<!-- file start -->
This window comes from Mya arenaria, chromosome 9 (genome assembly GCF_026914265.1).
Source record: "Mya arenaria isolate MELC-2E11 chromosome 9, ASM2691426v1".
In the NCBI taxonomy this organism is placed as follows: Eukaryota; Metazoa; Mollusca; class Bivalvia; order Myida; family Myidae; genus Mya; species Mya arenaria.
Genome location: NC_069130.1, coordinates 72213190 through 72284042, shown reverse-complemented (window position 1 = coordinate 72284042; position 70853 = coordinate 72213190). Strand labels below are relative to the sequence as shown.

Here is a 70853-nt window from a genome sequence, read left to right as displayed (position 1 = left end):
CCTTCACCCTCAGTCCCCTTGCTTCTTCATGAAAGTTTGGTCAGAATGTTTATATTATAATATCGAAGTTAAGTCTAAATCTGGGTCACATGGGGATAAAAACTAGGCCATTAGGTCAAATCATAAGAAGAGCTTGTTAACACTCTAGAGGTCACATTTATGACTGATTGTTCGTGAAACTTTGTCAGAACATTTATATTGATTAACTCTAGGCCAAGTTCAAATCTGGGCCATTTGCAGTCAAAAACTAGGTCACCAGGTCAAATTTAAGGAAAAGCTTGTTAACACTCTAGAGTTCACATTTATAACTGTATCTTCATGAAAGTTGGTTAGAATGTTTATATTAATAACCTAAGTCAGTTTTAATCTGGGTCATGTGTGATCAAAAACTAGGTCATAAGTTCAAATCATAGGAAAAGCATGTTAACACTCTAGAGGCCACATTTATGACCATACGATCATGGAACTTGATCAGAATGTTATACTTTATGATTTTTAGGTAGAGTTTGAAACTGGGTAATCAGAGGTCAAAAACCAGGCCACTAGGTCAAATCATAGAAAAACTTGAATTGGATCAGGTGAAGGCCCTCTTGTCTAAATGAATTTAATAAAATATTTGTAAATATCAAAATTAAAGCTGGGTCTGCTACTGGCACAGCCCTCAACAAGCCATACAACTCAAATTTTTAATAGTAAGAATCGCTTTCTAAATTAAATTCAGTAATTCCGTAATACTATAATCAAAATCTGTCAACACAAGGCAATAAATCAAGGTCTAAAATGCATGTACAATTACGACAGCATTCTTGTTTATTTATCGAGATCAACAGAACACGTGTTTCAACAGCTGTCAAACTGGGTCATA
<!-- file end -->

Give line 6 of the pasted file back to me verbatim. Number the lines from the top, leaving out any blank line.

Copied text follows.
CCTTCACCCTCAGTCCCCTTGCTTCTTCATGAAAGTTTGGTCAGAATGTTTATATTATAATATCGAAGTTAAGTCTAAATCTGGGTCACATGGGGATAAAAACTAGGCCATTAGGTCAAATCATAAGAAGAGCTTGTTAACACTCTAGAGGTCACATTTATGACTGATTGTTCGTGAAACTTTGTCAGAACATTTATATTGATTAACTCTAGGCCAAGTTCAAATCTGGGCCATTTGCAGTCAAAAACTAGGTCACCAGGTCAAATTTAAGGAAAAGCTTGTTAACACTCTAGAGTTCACATTTATAACTGTATCTTCATGAAAGTTGGTTAGAATGTTTATATTAATAACCTAAGTCAGTTTTAATCTGGGTCATGTGTGATCAAAAACTAGGTCATAAGTTCAAATCATAGGAAAAGCATGTTAACACTCTAGAGGCCACATTTATGACCATACGATCATGGAACTTGATCAGAATGTTATACTTTATGATTTTTAGGTAGAGTTTGAAACTGGGTAATCAGAGGTCAAAAACCAGGCCACTAGGTCAAATCATAGAAAAACTTGAATTGGATCAGGTGAAGGCCCTCTTGTCTAAATGAATTTAATAAAATATTTGTAAATATCAAAATTAAAGCTGGGTCTGCTACTGGCACAGCCCTCAACAAGCCATACAACTCAAATTTTTAATAGTAAGAATCGCTTTCTAAATTAAATTCAGTAATTCCGTAATACTATAATCAAAATCTGTCAACACAAGGCAATAAATCAAGGTCTAAAATGCATGTACAATTACGACAGCATTCTTGTTTATTTATCGAGATCAACAGAACACGTGTTTCAACAGCTGTCAAACTGGGTCATA